Tuesday, May 18, 2010

My Wishlist for Diaspora

Fading Mural
Fading Mural, Dresden, 2010

Facebook has lost some of its glow recently, largely due to the way it's played fast and loose with its privacy policy. A few enterprising computer science students decided to do something about it, and started a project called Diaspora. They intend to challenge Facebook with it. There's clearly demand for it, since they got together their seed money by just making a call on the Net—in twelve days, they had about a hundred and fifty large, which is enough to get started with.

I'm very interested to see where they're going. I don't think it would be impossible to mount a serious challenge to Facebook's dominance, especially if you're doing it as an open-source project. However, it's not enough just to be "not evil;" you also have to be good—and not just in the ethical sense.

Facebook's central political choice is one person—one identity. That, in my opinion, is a fatal flaw. We don't have just one identity. We have many. I do not relate to my wife the same way I relate to my boss, my sister, my friends, or my Zen group. If I can't make a distinction between them, I'm forced to only connect with all of them at the lowest common denominator—I can only share with any of them what I would share with all of them.

Diaspora should do the opposite. Instead of trying to out-Facebook Facebook, it should try to become an identity manager—something that lets you use the other tools out there on the Web, including Facebook, in a fine-grained way, so that you can easily control what you share with whom.

Here's how I'd like it to work.

First, I'd like a very easy-to-expand pool called "contacts." This would be analogous to Facebook's "friends"—it's just a connection that both connecting parties accept.

Second, I'd like to be able to easily sort my pool of contacts in to "channels." So, I could have, for example, "everybody," "intimates," "Zazen friends," "blogosphere," "business," "family," and "friends." I should be able to flag each of my contacts as belonging to one or more of these channels.

Third, I'd like to be able to register my various on-line identities to Diaspora, so that it would know, for example, that I have a Facebook account, a Flickr account, a LinkedIn account, and a number of email addresses. Then, I would be able to connect these channels to the various other social networking tools out there. So, for example, I could connect the "everybody" channel to Facebook, the "business" channel to LinkedIn, and "intimates" to email. Diaspora itself would naturally be one channel among the others.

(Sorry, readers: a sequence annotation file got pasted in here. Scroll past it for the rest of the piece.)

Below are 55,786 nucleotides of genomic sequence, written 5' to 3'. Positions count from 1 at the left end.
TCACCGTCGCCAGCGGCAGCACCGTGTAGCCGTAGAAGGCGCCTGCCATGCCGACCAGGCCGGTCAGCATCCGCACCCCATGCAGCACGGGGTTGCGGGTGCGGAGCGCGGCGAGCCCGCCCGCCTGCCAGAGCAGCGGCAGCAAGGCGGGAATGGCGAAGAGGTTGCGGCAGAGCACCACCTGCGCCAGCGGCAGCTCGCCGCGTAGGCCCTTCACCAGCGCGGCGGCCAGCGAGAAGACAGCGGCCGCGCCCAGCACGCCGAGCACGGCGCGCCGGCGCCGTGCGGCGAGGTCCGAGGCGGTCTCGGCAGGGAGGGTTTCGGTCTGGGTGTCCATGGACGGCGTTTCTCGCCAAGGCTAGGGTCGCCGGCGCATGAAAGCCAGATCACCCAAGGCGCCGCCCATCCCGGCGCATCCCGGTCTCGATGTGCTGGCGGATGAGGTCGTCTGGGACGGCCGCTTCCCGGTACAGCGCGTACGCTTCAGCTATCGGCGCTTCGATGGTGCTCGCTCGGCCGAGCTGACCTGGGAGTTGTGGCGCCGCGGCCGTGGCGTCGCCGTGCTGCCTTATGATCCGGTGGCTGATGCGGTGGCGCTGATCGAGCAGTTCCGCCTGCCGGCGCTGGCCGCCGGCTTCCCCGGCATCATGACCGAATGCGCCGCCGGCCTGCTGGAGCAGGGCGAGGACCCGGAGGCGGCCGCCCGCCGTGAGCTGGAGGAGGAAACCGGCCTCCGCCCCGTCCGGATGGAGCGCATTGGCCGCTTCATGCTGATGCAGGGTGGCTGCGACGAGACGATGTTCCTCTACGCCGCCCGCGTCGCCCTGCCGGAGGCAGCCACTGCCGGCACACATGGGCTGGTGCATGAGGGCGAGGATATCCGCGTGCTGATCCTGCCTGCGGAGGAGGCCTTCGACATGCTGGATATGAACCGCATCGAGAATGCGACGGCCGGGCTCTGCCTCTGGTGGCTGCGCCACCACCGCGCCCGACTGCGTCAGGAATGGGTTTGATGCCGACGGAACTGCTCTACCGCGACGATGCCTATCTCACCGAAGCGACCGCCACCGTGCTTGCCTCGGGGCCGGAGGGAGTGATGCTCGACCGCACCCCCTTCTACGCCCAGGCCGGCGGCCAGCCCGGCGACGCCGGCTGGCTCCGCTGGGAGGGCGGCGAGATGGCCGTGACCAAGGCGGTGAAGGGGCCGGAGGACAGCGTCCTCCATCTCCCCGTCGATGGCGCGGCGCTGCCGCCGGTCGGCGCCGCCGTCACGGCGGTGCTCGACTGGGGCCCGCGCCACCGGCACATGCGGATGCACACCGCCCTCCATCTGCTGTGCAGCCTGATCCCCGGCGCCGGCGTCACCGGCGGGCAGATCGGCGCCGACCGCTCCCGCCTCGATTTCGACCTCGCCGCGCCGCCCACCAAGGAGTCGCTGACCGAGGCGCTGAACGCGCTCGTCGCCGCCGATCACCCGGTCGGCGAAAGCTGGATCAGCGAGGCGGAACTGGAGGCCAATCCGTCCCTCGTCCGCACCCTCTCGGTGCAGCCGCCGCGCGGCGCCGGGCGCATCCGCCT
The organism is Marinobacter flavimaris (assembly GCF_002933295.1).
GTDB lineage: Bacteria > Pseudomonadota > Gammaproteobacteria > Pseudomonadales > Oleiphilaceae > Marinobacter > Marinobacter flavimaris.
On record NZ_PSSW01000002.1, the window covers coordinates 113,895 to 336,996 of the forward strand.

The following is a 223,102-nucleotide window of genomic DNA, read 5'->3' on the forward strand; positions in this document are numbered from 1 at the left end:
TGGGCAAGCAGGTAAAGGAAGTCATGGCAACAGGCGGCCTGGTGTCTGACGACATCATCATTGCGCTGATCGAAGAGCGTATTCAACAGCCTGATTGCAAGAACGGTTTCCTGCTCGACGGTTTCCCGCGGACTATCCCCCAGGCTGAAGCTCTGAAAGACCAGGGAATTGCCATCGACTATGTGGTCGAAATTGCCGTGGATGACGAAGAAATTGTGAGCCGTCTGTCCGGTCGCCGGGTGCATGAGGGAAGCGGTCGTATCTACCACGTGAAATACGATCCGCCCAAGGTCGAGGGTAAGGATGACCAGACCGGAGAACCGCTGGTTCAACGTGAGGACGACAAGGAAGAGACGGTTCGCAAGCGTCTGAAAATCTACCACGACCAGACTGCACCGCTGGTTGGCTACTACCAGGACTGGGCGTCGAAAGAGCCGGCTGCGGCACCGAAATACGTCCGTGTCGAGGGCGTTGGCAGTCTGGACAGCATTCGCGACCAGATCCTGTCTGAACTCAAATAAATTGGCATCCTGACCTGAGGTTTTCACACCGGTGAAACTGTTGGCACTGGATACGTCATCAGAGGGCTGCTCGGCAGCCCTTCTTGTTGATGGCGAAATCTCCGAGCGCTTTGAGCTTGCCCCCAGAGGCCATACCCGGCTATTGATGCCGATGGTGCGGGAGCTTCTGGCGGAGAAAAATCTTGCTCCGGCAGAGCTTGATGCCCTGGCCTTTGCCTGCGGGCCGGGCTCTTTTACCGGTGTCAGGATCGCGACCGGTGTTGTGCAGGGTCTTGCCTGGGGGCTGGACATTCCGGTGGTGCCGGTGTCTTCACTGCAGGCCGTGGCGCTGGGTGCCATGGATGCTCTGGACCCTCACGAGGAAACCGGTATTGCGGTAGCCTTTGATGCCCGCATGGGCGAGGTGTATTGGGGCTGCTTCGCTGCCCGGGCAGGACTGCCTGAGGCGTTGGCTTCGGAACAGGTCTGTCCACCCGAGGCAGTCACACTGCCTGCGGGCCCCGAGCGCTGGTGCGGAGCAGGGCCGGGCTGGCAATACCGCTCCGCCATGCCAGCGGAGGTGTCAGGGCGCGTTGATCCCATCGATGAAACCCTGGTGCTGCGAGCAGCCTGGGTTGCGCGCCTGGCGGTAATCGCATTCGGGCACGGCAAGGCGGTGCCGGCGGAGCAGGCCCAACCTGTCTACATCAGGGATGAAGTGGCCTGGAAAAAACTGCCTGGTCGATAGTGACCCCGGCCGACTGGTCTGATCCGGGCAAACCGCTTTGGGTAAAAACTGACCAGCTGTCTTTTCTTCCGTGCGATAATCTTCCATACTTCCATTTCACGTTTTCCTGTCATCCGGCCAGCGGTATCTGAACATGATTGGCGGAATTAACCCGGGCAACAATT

I, and only I, would control this part of the transaction. My contacts would have no say over which channels I choose to talk to them. They would not even know what channels I have, other than the ones that they're seeing.

Now, when I wanted to publish something—a status update, a picture, whatever—I would pick the channel or channels to which I'm publishing it. My contacts would only see the update if I've flagged them with one of those channels.

Naturally, I would also want to control what I see from my contacts. Therefore, the events being published to my contacts, and read from these other services, would contain metadata that would let me do some filtering. So, for example, if one of my contacts spammed me with Limited Offer Act Now! over his "business" channel, but sent some highly interesting stuff over his "blogosphere" channel, I could block his "business" channel but keep his "blogosphere" one. The same goes for stuff read from Facebook, Twitter, Flickr, or whatever—I would still want to be able to block that incredibly annoying Mafia Wars and Farmville noise.

The technical ideas behind Diaspora seem solid enough. It will, however, stand or fall based on what it does. Facebook as a pretty huge head start at what it is. Diaspora shouldn't try to attack it face on. Instead, it should do what Facebook doesn't, and then gradually siphon away its users by serving us better—by letting us keep our different faces for different situations, and let us control what we share, with whom, and how.

1 comment:

  1. These are excellent ideas. It gets tricky when your Grandma, wife, co-worker and college roommate are all on Facebook.

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